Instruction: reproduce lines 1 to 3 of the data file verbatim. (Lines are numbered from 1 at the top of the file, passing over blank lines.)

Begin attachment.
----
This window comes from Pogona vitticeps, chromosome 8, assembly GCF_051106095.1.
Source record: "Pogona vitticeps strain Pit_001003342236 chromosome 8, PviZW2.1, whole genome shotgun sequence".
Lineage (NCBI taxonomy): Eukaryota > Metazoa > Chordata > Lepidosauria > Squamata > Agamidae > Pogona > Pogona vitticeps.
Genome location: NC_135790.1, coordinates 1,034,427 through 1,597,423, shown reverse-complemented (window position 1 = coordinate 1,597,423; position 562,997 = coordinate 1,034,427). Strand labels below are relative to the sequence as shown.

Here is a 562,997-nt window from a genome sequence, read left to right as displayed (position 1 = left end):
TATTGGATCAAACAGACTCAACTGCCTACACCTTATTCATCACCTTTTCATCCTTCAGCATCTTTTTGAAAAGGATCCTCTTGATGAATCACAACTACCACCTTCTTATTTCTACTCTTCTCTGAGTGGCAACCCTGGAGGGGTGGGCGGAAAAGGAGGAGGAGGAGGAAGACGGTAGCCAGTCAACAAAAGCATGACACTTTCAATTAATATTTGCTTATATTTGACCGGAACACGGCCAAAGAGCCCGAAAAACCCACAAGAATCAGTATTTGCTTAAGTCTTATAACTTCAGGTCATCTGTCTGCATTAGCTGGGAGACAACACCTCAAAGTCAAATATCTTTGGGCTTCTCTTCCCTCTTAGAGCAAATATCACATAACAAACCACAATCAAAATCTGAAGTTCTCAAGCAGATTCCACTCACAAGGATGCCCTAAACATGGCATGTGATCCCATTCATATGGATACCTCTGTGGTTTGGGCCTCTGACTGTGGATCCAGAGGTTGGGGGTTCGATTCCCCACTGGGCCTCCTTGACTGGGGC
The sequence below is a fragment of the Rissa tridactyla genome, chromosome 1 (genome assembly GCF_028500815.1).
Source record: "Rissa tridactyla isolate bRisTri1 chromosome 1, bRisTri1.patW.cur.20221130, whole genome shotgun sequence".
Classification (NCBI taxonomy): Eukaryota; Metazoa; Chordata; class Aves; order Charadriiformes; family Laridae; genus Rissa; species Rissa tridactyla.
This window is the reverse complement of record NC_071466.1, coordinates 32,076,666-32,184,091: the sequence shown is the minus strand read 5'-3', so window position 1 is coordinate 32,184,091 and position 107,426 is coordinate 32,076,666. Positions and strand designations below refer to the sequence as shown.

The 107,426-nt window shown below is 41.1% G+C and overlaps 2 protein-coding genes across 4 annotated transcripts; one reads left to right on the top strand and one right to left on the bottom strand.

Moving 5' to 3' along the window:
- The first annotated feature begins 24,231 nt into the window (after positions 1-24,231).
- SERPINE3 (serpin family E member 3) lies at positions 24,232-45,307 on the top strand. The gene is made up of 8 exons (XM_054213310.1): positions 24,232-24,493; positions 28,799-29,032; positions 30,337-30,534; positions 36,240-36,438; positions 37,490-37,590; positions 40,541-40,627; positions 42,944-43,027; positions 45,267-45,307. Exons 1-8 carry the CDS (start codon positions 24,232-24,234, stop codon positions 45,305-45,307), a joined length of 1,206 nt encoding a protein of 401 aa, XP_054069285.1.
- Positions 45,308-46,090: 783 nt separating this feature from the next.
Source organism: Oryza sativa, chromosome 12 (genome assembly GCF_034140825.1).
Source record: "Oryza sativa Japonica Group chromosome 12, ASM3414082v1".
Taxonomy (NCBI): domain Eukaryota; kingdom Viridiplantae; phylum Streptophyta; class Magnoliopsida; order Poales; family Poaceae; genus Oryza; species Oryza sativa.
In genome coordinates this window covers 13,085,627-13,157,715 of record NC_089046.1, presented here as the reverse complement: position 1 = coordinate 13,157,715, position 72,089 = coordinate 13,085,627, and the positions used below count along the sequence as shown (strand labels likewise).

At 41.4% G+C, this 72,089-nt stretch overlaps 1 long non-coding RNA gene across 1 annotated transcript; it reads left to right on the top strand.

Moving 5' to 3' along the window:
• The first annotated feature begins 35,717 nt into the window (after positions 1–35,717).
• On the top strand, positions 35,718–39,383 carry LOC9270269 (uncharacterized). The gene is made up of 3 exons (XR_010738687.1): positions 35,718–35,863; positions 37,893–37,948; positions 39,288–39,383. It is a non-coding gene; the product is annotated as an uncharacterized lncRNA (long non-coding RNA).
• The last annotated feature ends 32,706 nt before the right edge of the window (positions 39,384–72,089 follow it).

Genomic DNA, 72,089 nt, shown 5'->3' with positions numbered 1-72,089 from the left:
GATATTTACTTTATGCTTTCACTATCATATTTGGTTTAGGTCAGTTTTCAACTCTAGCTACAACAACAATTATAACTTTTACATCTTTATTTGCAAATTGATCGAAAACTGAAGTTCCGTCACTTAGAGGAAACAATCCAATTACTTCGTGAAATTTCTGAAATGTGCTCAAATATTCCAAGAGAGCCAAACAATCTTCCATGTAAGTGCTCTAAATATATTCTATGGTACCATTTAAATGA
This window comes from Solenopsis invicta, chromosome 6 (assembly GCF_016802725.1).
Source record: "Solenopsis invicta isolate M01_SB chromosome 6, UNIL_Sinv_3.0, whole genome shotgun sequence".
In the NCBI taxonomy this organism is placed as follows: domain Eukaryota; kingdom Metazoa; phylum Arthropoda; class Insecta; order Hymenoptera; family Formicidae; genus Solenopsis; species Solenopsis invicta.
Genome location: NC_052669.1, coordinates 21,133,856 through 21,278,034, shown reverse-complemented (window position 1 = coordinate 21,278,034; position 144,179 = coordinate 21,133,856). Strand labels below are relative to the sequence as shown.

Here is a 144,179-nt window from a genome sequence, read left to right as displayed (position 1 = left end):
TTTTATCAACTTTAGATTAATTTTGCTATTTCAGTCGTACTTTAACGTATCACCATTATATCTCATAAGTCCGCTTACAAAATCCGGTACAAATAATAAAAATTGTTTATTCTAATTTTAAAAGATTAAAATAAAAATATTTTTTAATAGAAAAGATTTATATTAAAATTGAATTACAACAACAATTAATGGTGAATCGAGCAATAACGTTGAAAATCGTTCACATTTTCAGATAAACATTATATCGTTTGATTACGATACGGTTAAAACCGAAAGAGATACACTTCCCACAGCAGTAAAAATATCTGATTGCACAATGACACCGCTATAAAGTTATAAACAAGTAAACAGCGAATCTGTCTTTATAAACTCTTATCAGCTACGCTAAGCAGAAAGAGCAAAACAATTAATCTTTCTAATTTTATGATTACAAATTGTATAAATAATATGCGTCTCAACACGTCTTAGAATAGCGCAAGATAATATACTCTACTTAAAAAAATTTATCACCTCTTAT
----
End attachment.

This window comes from Pogona vitticeps, chromosome 8, assembly GCF_051106095.1.
Source record: "Pogona vitticeps strain Pit_001003342236 chromosome 8, PviZW2.1, whole genome shotgun sequence".
Lineage (NCBI taxonomy): Eukaryota > Metazoa > Chordata > Lepidosauria > Squamata > Agamidae > Pogona > Pogona vitticeps.